Sunday, May 13, 2007

Sci-Fi Slave Narratives

Derrick Bell’s short story “The Space Traders” and the film “The Brother from Another Planet” are both science fiction versions of traditional slave narratives, but they are very dissimilar in tone.

In Bell’s story, an alien race has come to America and promises solutions to all of the country’s economic and ecological problems in exchange for all of the black US citizens. In the story, America’s other races eagerly sell their black neighbors. The whites justify the trade by saying that the few must sacrifice for the many, and they ease their guilt by claiming that the other world may not be so bad. As The Secretary of the Interior claims; “Perhaps they have selected them to inhabit some interplanetary version of the biblical land of milk and honey.” The other minorities, the Hispanics, Asians, and Jews, are all unwilling to sell the blacks, but for the wrong reasons. “In the absence of blacks, Jews could become the scapegoats for a system so reliant on an identifiable group on whose heads less-well-off whites can discharge their hate and frustrations.” Each of those groups fears that with the blacks gone they will become the new scapegoat, the new target for racial oppression. In the end, the blacks are taken away in chains, and it becomes clear that the alien race are in fact slave traders, and that America has made no progress in the past 200 years.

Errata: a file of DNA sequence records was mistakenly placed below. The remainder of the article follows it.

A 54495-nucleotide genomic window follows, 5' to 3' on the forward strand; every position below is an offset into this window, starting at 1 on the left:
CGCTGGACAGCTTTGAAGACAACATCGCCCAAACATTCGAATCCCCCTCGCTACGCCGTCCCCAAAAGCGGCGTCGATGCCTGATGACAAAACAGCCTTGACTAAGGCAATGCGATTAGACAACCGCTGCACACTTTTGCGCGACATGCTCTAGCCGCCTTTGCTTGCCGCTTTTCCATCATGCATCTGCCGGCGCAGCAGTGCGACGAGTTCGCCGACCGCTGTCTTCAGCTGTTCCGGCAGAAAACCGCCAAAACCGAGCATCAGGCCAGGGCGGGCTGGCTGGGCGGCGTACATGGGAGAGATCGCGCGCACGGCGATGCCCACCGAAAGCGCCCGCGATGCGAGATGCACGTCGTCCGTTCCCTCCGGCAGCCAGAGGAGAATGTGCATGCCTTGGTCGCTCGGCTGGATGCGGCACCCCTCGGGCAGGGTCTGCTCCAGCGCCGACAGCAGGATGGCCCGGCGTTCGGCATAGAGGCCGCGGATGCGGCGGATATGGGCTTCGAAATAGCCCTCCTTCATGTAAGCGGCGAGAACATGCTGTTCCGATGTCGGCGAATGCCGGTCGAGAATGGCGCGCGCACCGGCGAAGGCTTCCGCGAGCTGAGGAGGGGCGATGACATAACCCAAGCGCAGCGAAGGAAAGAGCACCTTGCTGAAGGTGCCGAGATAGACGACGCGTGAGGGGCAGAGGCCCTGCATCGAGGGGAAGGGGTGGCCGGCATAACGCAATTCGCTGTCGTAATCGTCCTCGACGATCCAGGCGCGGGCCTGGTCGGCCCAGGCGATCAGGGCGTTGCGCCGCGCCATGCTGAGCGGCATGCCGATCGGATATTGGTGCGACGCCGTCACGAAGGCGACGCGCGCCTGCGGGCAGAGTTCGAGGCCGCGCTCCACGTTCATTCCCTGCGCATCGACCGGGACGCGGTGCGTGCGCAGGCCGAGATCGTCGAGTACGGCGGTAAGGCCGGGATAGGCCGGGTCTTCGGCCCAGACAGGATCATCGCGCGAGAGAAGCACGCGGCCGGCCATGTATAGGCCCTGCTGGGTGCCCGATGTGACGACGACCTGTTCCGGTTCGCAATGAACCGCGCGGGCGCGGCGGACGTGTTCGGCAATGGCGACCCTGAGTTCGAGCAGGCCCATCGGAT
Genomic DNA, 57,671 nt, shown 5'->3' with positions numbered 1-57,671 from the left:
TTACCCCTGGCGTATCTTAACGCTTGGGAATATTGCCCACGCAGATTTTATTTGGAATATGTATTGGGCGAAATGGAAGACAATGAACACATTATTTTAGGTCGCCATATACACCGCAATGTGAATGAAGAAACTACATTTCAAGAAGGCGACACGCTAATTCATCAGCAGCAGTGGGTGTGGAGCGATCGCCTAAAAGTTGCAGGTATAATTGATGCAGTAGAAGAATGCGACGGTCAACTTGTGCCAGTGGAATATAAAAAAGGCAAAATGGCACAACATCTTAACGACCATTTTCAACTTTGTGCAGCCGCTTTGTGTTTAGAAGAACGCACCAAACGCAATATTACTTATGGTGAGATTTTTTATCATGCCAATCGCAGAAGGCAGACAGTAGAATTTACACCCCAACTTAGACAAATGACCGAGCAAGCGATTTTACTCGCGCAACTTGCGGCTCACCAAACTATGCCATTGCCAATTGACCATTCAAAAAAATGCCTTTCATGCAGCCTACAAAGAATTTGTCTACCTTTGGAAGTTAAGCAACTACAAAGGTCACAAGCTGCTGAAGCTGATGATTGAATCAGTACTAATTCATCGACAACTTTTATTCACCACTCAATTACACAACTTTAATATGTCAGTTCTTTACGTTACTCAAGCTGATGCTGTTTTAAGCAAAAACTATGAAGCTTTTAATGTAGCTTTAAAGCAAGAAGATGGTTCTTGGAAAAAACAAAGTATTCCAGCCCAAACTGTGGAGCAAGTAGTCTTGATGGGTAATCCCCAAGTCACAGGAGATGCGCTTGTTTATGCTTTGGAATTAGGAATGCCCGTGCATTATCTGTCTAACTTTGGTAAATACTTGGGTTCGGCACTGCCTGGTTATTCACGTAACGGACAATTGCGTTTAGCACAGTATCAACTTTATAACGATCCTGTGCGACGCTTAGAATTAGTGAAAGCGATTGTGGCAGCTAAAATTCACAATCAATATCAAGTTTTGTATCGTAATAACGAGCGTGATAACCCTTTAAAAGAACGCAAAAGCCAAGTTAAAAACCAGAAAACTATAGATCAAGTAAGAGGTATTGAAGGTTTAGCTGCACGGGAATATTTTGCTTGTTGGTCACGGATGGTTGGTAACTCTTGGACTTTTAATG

The film “The Brother from Another Planet” seems to take a much more cheerful outlook on America’s race relations. The basic plot is that the brother is a runaway slave from another world, who is being pursued by two “men in black” types, who are presumably his slavers. The brother crash lands in Harlem, and makes a new life for himself there, eventually avoiding his slavers with a little help from a sort of intergalactic underground railroad. This narrative of the underground railroad is spelled out even more clearly through images of the New York City subway. The brother is mute, but despite this he is able to make friends easily, and finds many people who help him along his way including the white woman who takes him in as a border and the Hispanic man from work. In contrast to Bell’s story, this film shows America as a welcoming place, where there is some ethnic tension and discrimination, but where people are on the whole friendly and at least willing to help someone in need. True, there are some examples of white oppression in the film, for example the wealthy white drug lord the brother tracks down at the end of the film, but overall the outlook of this movie is much more hopeful that “Space Traders.” After all, none of the brother’s friends are willing to give him to his pursuers.

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